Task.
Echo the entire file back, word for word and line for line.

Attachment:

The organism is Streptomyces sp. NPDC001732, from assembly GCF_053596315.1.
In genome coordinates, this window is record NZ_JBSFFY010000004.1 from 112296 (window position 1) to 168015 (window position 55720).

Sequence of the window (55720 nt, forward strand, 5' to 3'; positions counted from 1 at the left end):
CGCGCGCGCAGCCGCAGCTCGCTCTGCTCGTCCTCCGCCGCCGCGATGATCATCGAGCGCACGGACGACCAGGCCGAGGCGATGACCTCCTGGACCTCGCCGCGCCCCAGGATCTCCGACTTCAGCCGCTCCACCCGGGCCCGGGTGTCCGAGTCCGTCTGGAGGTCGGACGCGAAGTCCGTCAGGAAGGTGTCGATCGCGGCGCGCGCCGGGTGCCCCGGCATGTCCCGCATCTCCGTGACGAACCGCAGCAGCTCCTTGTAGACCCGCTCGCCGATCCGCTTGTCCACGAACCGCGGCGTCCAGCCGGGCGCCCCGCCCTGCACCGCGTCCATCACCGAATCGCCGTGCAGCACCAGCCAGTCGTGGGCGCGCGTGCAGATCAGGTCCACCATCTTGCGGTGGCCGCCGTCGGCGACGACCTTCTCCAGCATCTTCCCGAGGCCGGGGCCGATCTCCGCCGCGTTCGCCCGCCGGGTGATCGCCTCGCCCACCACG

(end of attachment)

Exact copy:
The organism is Streptomyces sp. NPDC001732, from assembly GCF_053596315.1.
In genome coordinates, this window is record NZ_JBSFFY010000004.1 from 112296 (window position 1) to 168015 (window position 55720).

Sequence of the window (55720 nt, forward strand, 5' to 3'; positions counted from 1 at the left end):
CGCGCGCGCAGCCGCAGCTCGCTCTGCTCGTCCTCCGCCGCCGCGATGATCATCGAGCGCACGGACGACCAGGCCGAGGCGATGACCTCCTGGACCTCGCCGCGCCCCAGGATCTCCGACTTCAGCCGCTCCACCCGGGCCCGGGTGTCCGAGTCCGTCTGGAGGTCGGACGCGAAGTCCGTCAGGAAGGTGTCGATCGCGGCGCGCGCCGGGTGCCCCGGCATGTCCCGCATCTCCGTGACGAACCGCAGCAGCTCCTTGTAGACCCGCTCGCCGATCCGCTTGTCCACGAACCGCGGCGTCCAGCCGGGCGCCCCGCCCTGCACCGCGTCCATCACCGAATCGCCGTGCAGCACCAGCCAGTCGTGGGCGCGCGTGCAGATCAGGTCCACCATCTTGCGGTGGCCGCCGTCGGCGACGACCTTCTCCAGCATCTTCCCGAGGCCGGGGCCGATCTCCGCCGCGTTCGCCCGCCGGGTGATCGCCTCGCCCACCACG